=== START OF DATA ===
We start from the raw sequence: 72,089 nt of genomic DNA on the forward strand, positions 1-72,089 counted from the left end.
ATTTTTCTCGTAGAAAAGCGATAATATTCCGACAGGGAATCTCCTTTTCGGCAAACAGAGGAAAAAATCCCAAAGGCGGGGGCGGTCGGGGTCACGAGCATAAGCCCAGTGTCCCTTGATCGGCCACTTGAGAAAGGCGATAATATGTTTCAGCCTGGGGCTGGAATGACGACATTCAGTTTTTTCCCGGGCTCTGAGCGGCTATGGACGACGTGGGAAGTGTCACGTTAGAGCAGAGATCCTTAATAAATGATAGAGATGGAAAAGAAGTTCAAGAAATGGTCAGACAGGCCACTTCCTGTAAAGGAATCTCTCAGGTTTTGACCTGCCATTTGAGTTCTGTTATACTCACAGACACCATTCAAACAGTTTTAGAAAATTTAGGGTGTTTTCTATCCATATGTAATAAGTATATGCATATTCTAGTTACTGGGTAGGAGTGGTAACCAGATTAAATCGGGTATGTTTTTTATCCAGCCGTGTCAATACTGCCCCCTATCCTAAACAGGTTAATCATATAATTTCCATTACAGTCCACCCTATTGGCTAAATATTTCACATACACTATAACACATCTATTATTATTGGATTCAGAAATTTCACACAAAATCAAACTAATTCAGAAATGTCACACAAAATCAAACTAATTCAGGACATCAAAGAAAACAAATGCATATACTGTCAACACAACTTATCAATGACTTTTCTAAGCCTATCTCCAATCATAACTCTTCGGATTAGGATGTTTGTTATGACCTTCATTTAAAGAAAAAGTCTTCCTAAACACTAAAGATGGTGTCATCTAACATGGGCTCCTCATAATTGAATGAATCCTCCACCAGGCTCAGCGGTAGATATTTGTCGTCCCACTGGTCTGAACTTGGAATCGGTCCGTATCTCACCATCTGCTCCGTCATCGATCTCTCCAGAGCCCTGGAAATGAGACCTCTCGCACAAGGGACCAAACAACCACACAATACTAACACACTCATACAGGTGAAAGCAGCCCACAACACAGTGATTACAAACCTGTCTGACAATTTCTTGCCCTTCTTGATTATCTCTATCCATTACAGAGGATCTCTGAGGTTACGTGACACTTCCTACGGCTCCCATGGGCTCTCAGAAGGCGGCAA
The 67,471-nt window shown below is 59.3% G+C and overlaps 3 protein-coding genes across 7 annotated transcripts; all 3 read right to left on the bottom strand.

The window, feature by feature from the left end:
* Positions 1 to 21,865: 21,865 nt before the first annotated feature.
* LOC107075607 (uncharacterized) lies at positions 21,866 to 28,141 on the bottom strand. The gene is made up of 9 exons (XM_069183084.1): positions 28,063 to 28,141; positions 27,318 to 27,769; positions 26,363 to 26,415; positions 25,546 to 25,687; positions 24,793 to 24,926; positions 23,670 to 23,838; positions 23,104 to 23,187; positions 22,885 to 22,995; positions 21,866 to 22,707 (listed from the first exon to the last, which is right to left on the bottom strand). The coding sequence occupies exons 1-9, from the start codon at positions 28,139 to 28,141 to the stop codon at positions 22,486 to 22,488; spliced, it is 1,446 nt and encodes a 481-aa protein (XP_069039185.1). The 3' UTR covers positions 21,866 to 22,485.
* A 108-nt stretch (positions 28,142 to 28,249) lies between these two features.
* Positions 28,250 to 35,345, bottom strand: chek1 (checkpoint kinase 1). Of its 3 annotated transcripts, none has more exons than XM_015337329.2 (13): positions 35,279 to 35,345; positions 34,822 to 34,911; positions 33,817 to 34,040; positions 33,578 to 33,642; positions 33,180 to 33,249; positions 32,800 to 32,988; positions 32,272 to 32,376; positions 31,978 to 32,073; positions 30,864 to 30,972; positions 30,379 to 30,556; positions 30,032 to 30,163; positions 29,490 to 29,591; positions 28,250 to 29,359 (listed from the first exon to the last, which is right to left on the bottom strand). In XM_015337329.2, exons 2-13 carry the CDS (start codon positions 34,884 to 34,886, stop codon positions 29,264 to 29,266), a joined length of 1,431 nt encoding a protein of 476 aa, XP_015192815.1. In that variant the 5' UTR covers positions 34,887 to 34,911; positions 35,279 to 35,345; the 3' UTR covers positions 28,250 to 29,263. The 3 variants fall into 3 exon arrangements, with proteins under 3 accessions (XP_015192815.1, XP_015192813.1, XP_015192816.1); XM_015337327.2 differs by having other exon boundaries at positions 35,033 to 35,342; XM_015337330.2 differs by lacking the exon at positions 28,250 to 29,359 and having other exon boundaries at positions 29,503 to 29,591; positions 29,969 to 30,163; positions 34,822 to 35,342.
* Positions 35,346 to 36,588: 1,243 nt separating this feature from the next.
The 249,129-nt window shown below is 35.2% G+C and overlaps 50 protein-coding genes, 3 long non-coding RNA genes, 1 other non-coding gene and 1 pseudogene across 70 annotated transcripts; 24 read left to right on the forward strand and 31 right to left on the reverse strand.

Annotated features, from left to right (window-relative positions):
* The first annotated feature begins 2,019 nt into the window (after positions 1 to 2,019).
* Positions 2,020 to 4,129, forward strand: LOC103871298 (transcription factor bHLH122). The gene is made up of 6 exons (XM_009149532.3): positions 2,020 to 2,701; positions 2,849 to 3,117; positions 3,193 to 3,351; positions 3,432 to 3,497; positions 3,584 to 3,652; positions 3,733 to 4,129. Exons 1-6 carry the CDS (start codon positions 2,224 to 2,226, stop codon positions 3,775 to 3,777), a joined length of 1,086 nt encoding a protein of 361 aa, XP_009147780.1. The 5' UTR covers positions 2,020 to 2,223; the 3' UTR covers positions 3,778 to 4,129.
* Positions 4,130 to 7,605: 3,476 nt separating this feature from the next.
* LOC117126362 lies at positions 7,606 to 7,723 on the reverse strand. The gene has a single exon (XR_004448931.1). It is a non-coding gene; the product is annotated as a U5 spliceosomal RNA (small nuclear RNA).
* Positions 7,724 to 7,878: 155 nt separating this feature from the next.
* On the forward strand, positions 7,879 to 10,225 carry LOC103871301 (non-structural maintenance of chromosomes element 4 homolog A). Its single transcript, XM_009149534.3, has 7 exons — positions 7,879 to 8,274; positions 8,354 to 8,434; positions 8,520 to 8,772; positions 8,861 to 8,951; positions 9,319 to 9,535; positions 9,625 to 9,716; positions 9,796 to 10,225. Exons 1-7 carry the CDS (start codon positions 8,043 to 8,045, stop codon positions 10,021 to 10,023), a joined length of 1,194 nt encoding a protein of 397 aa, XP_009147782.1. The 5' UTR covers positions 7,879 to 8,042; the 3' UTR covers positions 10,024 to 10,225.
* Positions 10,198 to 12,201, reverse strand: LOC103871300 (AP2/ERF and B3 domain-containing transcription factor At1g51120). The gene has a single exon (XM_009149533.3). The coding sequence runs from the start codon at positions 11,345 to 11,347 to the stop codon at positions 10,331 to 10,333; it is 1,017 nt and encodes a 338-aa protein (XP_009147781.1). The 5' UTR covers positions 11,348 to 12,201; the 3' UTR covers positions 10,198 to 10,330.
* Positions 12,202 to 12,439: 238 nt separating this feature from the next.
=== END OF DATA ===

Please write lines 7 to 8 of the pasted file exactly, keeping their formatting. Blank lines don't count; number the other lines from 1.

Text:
* A 108-nt stretch (positions 28,142 to 28,249) lies between these two features.
* Positions 28,250 to 35,345, bottom strand: chek1 (checkpoint kinase 1). Of its 3 annotated transcripts, none has more exons than XM_015337329.2 (13): positions 35,279 to 35,345; positions 34,822 to 34,911; positions 33,817 to 34,040; positions 33,578 to 33,642; positions 33,180 to 33,249; positions 32,800 to 32,988; positions 32,272 to 32,376; positions 31,978 to 32,073; positions 30,864 to 30,972; positions 30,379 to 30,556; positions 30,032 to 30,163; positions 29,490 to 29,591; positions 28,250 to 29,359 (listed from the first exon to the last, which is right to left on the bottom strand). In XM_015337329.2, exons 2-13 carry the CDS (start codon positions 34,884 to 34,886, stop codon positions 29,264 to 29,266), a joined length of 1,431 nt encoding a protein of 476 aa, XP_015192815.1. In that variant the 5' UTR covers positions 34,887 to 34,911; positions 35,279 to 35,345; the 3' UTR covers positions 28,250 to 29,263. The 3 variants fall into 3 exon arrangements, with proteins under 3 accessions (XP_015192815.1, XP_015192813.1, XP_015192816.1); XM_015337327.2 differs by having other exon boundaries at positions 35,033 to 35,342; XM_015337330.2 differs by lacking the exon at positions 28,250 to 29,359 and having other exon boundaries at positions 29,503 to 29,591; positions 29,969 to 30,163; positions 34,822 to 35,342.